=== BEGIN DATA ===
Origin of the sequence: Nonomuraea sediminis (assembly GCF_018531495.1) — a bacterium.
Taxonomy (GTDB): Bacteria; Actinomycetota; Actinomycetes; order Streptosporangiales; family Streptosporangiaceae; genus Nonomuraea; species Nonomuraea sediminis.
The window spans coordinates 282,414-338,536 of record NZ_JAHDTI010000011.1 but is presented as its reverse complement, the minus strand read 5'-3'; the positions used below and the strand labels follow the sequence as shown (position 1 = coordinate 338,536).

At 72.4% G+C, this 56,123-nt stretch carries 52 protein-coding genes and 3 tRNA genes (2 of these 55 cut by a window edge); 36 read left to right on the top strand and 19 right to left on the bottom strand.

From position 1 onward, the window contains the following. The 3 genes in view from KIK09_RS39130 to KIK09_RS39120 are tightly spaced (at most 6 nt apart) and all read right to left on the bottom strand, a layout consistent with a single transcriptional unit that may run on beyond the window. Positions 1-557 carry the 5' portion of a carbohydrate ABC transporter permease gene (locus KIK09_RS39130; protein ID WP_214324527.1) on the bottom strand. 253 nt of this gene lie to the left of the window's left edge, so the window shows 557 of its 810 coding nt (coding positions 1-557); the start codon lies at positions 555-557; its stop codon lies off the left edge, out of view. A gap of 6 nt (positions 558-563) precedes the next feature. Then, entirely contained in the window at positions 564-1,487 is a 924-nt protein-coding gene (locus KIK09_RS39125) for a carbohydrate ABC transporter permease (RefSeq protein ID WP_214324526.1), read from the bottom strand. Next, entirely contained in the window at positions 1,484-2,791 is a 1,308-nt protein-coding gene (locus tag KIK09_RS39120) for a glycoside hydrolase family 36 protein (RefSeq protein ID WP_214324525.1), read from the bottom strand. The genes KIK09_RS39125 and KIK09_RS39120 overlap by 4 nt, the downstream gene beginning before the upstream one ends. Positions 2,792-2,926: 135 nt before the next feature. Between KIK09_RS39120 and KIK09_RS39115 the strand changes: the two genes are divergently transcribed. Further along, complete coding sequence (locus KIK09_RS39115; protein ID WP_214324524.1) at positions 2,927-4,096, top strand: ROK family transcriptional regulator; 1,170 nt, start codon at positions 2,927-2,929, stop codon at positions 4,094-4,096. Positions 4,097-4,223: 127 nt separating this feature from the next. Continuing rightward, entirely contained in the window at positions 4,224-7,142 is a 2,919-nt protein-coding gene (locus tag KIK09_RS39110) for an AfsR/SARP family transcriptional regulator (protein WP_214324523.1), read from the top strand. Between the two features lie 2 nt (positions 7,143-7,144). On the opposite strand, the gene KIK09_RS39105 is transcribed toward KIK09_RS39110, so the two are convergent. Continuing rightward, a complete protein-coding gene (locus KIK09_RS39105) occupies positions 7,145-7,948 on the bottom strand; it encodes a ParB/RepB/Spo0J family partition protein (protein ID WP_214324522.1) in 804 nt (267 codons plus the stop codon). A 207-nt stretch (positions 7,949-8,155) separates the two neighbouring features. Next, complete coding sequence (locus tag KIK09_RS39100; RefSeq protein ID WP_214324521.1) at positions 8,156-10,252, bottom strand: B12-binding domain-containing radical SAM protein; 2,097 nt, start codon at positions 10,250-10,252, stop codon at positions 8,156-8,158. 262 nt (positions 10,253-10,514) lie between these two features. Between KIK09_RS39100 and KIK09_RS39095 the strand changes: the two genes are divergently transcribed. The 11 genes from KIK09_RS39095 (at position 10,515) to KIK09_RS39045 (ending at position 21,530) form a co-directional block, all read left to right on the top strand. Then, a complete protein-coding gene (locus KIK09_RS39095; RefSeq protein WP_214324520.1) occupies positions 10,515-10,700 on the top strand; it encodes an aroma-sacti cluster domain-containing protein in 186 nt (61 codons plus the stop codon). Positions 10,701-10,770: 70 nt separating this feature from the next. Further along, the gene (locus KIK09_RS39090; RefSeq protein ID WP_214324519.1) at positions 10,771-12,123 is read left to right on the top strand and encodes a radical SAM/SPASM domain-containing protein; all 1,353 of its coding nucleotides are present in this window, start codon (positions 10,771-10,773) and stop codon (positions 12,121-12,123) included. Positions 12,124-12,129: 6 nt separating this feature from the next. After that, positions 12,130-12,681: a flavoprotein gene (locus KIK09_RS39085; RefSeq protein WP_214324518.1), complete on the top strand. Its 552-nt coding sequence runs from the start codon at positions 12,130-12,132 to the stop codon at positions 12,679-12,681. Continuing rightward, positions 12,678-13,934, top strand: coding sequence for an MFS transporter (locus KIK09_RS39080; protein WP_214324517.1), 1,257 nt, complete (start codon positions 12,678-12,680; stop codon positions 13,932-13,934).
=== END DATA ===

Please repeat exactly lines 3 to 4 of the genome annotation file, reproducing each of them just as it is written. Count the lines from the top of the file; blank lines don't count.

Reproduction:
The window spans coordinates 282,414-338,536 of record NZ_JAHDTI010000011.1 but is presented as its reverse complement, the minus strand read 5'-3'; the positions used below and the strand labels follow the sequence as shown (position 1 = coordinate 338,536).

At 72.4% G+C, this 56,123-nt stretch carries 52 protein-coding genes and 3 tRNA genes (2 of these 55 cut by a window edge); 36 read left to right on the top strand and 19 right to left on the bottom strand.